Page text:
In the summer of 1903, Nikolai Medtner visited Emil and Anna, the young composer's older brother and his wife, after a prolonged period away from each other.
Except this was not any ordinary reunion.
Shortly before, Medtner had suddenly called off his engagement to his fiancée because there was another woman in the picture: Emil's wife, Anna. Apparently, the two have been in love for some time (possibly before Anna's marriage to Emil) and this particular meeting was an opportunity for them to confess their feelings to Emil. Anna recounted the experience:
"[Nicolas] came with his father and stayed with us. In the evening I went into his room and found him in a terrible state of dejection, his head in his hands and almost in tears. It was then that I confessed to him my real relationship with Emil, we spoke together, and the scales fell from our eyes. How to help the situation? We told Emil everything with total frankness, and he was magnanimous and understanding, but he begged us, out of consideration for his parents, particularly his mother, not to take any steps for the moment."
What surprises me the most is Emil's generous understanding of the situation. Not only did he gave permission for Medtner to marry his wife later in 1918, but he also maintained a good relationship with his younger brother throughout the years. Emil played the role of the older brother––protecting this frightening reality from his parents as long as possible. It is hard to imagine him separating mind over heart.
Nonetheless, all three people remained very close and loved each other dearly. Medtner, however, carried the burden of guilt, even after Emil's death, that what he did to his brother was utterly unforgivable.
To me, these wide range of mixed emotions––love, passion, longing, guilt, and unrest––are all apparent in his works written around this time, particularly a piece I have been learning lately, Sonata Triad, Op. 11. One thing that caught my attention right away was the tuneful lyricism in the opening melody of the first movement and how Medtner was able to transform it to convey other moods. Have a listen here––doesn't the opening melody bear some resemblance to the beginning of Beethoven's Sonata in A flat Major, Op. 110?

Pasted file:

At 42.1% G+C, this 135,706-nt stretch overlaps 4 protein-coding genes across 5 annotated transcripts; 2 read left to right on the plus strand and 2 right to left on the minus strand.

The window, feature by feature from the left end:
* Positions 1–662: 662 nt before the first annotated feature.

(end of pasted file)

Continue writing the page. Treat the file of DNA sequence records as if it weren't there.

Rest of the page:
One last thing I will leave to you: Op. 11 was dedicated to the memory of Andrey Bratenshi, Anna's brother who committed suicide in 1906, but the work, however, was originally prefaced (at Emil's suggestion) by an epigraph from Goethe's Trilogy of Passion:
"And the heart, thus unburdened, straightaway realizes that it is still alive and beating and wishing to beat and offer itself up in pure gratitude for this overwhelming gift. It was then that one felt –– oh, were it forever so! ––the double joy of music and love."
As I mentioned in last week's post, the idea of writing music inspired by other art forms was a particular compositional preference of Medtner's. In Barrie Martyn's biography on Medtner, the author has an additional take from mine: he believes that this work had a closer connection to Goethe and Bratenshi because of the poem's discreet reference to suicide.
Even though this work is not programmatic (no specific story attached), I think the poem along with Medtner's personal struggles evoke raw, humanistic emotions that is powerfully conveyed through the music. Regardless of how you conceptualize this piece, I encourage you to get to know this wonderful work!
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